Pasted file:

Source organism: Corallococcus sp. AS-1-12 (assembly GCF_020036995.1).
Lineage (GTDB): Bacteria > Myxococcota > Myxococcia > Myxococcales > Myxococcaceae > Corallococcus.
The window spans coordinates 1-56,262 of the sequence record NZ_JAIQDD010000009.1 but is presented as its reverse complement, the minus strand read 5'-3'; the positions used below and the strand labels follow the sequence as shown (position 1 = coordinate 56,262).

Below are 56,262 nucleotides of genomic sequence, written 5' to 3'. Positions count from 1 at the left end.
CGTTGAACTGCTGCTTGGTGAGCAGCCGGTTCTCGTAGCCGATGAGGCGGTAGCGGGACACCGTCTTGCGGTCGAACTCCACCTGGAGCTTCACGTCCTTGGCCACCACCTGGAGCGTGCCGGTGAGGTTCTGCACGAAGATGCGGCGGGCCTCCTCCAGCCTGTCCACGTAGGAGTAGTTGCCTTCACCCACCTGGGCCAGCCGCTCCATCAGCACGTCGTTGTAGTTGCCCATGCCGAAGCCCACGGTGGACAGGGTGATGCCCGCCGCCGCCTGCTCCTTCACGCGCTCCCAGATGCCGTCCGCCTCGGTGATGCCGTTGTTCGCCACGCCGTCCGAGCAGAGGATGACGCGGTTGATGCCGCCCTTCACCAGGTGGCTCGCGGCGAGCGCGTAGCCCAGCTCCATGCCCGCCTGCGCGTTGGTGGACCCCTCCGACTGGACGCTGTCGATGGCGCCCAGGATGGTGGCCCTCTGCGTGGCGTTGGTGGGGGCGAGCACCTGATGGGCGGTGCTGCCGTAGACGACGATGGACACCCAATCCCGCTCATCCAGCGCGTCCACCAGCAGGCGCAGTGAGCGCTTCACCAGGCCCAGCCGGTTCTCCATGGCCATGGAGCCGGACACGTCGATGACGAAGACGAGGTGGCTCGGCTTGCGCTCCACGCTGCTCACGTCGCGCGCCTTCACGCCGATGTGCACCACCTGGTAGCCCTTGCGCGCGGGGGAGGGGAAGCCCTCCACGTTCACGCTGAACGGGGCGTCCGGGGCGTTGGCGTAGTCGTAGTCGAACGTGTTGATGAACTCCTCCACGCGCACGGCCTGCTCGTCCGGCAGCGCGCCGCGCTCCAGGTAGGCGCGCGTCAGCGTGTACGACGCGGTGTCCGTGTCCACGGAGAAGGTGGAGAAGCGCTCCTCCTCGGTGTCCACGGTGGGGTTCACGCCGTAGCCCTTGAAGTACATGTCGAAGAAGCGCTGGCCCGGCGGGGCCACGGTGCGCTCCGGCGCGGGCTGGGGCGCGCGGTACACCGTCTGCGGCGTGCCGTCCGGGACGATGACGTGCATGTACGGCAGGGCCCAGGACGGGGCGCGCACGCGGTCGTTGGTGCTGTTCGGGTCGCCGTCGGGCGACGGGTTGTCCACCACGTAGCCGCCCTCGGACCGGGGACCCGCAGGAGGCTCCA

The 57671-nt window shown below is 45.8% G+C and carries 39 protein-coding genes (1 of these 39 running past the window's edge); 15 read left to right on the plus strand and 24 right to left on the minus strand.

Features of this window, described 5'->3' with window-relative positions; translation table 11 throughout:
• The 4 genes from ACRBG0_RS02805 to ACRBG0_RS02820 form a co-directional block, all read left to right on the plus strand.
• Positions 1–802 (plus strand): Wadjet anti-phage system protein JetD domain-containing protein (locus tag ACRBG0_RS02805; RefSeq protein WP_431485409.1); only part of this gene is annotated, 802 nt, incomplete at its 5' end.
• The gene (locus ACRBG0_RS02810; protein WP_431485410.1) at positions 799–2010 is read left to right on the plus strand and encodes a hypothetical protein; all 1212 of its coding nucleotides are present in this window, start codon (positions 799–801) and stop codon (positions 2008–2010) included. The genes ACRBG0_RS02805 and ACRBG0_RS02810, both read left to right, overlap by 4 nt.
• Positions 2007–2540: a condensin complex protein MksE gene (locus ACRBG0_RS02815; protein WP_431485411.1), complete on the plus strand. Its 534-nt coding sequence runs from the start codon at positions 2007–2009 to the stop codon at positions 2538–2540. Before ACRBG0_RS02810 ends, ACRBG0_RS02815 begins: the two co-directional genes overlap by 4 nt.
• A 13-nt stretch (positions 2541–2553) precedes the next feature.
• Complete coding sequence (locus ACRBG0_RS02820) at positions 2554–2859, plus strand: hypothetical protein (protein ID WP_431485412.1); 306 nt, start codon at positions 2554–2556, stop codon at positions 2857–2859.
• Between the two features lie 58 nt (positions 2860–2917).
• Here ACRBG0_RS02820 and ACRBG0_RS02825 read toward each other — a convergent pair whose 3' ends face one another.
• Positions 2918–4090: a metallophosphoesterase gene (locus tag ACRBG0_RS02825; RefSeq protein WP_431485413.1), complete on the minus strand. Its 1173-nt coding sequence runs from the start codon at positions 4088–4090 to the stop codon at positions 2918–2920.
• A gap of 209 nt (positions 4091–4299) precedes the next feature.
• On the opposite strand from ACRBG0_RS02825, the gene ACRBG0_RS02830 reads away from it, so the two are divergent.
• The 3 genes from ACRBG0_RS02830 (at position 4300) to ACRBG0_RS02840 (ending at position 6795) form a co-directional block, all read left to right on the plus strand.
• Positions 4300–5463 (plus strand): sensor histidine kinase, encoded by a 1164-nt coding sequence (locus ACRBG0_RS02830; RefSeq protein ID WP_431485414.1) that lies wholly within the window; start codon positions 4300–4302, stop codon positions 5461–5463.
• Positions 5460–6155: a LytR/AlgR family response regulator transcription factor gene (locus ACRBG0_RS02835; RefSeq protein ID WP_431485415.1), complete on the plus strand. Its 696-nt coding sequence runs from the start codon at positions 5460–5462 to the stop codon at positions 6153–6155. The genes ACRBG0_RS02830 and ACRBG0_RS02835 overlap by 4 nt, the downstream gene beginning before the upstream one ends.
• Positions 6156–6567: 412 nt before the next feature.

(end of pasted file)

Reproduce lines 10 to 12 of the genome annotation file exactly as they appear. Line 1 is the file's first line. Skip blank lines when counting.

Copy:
• The gene (locus ACRBG0_RS02810; protein WP_431485410.1) at positions 799–2010 is read left to right on the plus strand and encodes a hypothetical protein; all 1212 of its coding nucleotides are present in this window, start codon (positions 799–801) and stop codon (positions 2008–2010) included. The genes ACRBG0_RS02805 and ACRBG0_RS02810, both read left to right, overlap by 4 nt.
• Positions 2007–2540: a condensin complex protein MksE gene (locus ACRBG0_RS02815; protein WP_431485411.1), complete on the plus strand. Its 534-nt coding sequence runs from the start codon at positions 2007–2009 to the stop codon at positions 2538–2540. Before ACRBG0_RS02810 ends, ACRBG0_RS02815 begins: the two co-directional genes overlap by 4 nt.
• A 13-nt stretch (positions 2541–2553) precedes the next feature.